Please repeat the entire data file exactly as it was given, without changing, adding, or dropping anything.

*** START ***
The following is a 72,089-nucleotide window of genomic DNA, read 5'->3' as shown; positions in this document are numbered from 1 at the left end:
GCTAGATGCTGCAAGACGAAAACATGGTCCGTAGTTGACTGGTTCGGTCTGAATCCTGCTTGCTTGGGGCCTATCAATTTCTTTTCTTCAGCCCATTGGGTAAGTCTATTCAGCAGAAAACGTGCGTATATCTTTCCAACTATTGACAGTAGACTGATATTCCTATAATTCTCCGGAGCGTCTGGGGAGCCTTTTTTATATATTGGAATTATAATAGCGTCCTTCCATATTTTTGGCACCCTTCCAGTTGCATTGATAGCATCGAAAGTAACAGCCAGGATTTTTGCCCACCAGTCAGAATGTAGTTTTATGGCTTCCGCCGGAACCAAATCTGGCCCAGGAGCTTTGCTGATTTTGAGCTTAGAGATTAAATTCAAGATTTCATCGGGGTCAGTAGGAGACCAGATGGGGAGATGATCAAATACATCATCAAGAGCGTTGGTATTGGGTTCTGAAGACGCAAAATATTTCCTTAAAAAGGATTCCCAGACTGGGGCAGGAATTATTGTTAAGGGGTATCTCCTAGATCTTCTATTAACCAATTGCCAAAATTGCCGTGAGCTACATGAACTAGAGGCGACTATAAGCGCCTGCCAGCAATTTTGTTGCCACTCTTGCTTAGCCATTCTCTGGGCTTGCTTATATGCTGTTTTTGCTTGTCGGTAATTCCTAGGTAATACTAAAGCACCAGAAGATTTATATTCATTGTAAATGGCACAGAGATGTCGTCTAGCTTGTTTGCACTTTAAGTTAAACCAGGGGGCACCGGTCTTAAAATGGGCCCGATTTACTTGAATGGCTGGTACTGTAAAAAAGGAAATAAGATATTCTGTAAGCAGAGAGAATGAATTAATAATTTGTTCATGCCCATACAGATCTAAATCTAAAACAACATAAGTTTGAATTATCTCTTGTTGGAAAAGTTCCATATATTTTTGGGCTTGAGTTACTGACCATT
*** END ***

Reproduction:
The following is a 72,089-nucleotide window of genomic DNA, read 5'->3' as shown; positions in this document are numbered from 1 at the left end:
GCTAGATGCTGCAAGACGAAAACATGGTCCGTAGTTGACTGGTTCGGTCTGAATCCTGCTTGCTTGGGGCCTATCAATTTCTTTTCTTCAGCCCATTGGGTAAGTCTATTCAGCAGAAAACGTGCGTATATCTTTCCAACTATTGACAGTAGACTGATATTCCTATAATTCTCCGGAGCGTCTGGGGAGCCTTTTTTATATATTGGAATTATAATAGCGTCCTTCCATATTTTTGGCACCCTTCCAGTTGCATTGATAGCATCGAAAGTAACAGCCAGGATTTTTGCCCACCAGTCAGAATGTAGTTTTATGGCTTCCGCCGGAACCAAATCTGGCCCAGGAGCTTTGCTGATTTTGAGCTTAGAGATTAAATTCAAGATTTCATCGGGGTCAGTAGGAGACCAGATGGGGAGATGATCAAATACATCATCAAGAGCGTTGGTATTGGGTTCTGAAGACGCAAAATATTTCCTTAAAAAGGATTCCCAGACTGGGGCAGGAATTATTGTTAAGGGGTATCTCCTAGATCTTCTATTAACCAATTGCCAAAATTGCCGTGAGCTACATGAACTAGAGGCGACTATAAGCGCCTGCCAGCAATTTTGTTGCCACTCTTGCTTAGCCATTCTCTGGGCTTGCTTATATGCTGTTTTTGCTTGTCGGTAATTCCTAGGTAATACTAAAGCACCAGAAGATTTATATTCATTGTAAATGGCACAGAGATGTCGTCTAGCTTGTTTGCACTTTAAGTTAAACCAGGGGGCACCGGTCTTAAAATGGGCCCGATTTACTTGAATGGCTGGTACTGTAAAAAAGGAAATAAGATATTCTGTAAGCAGAGAGAATGAATTAATAATTTGTTCATGCCCATACAGATCTAAATCTAAAACAACATAAGTTTGAATTATCTCTTGTTGGAAAAGTTCCATATATTTTTGGGCTTGAGTTACTGACCATT